Definitions

from The American Heritage® Dictionary of the English Language, 4th Edition

  • adj. Impudently bold in speech or manner; saucy.
  • n. An impudent, saucy person.

from the GNU version of the Collaborative International Dictionary of English

  • adj. Bold; forward; impudent; saucy; pert.

from The Century Dictionary and Cyclopedia

  • Characterized by pertness or impudence; saucy; impudent; bold; forward.
  • n. A pert, saucy person.

Etymologies

Middle English, from Old French : mal-, mal- + apert, clever, alteration (influenced by apert, clever, saucy; see pert) of Latin expertus; see expert.
(American Heritage® Dictionary of the English Language, Fourth Edition)
From mal- +‎ apert. (Wiktionary)

Examples

  • A child's outcry, more "malapert" than the priest, called the attention of the lingerers, and before any one knew, the passion of destruction had seized like a frenzy upon the people.

    Royal Edinburgh Her Saints, Kings, Prophets and Poets

  • Margerate has great lines through out though- calling Elizabeth 'pale painted queen, vain flourish of my fortune' and saying to Dorset 'master marquess you are malapert, your fire stamp of honour is scarce current'.

    [shakespearean insults] time for some more

  • “And you, too, are malapert, mistress!” said the Lady;

    The Abbot

  • “Thou art ill-advised, thou malapert boy,” replied the steward, “to speak to me in such fashion; but I shall inform my Lady of thine insolence.”

    The Abbot

  • Go to, sir, know yourself, or the master of the household shall make you know you are liable to the scourge as a malapert boy.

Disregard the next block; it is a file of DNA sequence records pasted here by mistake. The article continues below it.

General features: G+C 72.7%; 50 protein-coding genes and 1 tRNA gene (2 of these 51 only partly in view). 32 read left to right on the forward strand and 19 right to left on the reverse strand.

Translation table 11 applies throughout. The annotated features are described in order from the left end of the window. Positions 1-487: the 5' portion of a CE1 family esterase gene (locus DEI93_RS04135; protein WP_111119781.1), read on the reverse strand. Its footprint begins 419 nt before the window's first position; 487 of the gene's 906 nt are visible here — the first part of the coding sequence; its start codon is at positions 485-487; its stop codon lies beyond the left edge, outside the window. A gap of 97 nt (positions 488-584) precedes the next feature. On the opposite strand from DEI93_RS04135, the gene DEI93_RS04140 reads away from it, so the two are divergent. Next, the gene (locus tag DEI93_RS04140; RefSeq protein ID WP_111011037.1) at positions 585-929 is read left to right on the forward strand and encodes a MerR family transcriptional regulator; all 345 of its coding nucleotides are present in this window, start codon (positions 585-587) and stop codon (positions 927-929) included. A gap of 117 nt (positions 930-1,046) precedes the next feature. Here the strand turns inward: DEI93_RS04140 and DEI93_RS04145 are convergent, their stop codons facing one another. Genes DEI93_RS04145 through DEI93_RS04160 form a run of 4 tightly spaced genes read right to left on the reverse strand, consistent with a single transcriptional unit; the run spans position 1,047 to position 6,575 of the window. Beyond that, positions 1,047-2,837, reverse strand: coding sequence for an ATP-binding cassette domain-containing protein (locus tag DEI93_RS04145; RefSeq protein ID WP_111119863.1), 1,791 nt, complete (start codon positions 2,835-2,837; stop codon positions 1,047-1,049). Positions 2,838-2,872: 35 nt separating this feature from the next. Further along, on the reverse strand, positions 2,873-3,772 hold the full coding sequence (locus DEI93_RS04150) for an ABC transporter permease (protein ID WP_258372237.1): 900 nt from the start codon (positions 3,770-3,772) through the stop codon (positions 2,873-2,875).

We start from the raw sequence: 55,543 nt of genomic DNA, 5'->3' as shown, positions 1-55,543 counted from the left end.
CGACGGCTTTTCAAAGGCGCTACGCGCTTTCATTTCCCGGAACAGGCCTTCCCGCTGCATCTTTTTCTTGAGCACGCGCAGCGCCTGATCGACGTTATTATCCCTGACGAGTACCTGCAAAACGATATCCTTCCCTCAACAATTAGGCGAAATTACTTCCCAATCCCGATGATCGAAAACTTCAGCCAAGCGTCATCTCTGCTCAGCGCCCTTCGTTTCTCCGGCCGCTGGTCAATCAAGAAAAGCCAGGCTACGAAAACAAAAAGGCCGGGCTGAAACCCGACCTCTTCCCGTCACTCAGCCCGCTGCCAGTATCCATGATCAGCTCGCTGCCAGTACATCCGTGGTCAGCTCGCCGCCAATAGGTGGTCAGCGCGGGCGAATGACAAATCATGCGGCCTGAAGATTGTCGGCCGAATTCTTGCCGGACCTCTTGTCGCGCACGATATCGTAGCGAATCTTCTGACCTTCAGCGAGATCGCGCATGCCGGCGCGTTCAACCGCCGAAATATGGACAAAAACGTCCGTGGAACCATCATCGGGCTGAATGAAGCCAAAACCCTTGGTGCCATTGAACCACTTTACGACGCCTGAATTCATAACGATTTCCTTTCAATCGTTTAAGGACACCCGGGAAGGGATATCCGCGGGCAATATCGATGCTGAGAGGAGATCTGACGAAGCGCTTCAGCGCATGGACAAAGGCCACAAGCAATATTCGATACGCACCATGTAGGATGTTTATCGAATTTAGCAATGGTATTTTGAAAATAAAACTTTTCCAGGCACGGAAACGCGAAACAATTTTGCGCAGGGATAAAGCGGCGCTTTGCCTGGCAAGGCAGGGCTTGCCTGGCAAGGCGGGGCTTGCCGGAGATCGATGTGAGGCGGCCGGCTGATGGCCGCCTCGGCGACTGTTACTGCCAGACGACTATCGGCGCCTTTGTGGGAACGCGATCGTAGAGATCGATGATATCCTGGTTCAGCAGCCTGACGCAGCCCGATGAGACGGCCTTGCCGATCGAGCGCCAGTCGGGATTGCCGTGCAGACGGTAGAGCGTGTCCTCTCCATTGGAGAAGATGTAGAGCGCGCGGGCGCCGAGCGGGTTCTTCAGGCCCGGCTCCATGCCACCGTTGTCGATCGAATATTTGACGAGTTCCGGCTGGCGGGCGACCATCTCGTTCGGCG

The Abbot

  • “What, ho! is my young master malapert?” said Christie;

    The Monastery

  • Conrade Horst forced his way over moat and wall, must thou be malapert? —

    Quentin Durward

  • I do approve that of St. Ambrose (Comment. in Genesis xxiv. 51), which he hath written touching Rebecca's spousals, A woman should give unto her parents the choice of her husband, [5876] lest she be reputed to be malapert and wanton, if she take upon her to make her own choice; [5877] for she should rather seem to be desired by a man, than to desire a man herself.

    Anatomy of Melancholy

  • But of all those astrological aphorisms which I have ever read, that of Cardan is most memorable, for which howsoever he is bitterly censured by [4763] Marinus Marcennus, a malapert friar, and some others (which [4764] he himself suspected) yet methinks it is free, downright, plain and ingenious.

    Anatomy of Melancholy

  • He is ill, and suffering doubtless under the fear of our displeasure, from which he hath been honestly cleared by the frank avowal of this malapert boy.

    Kenilworth

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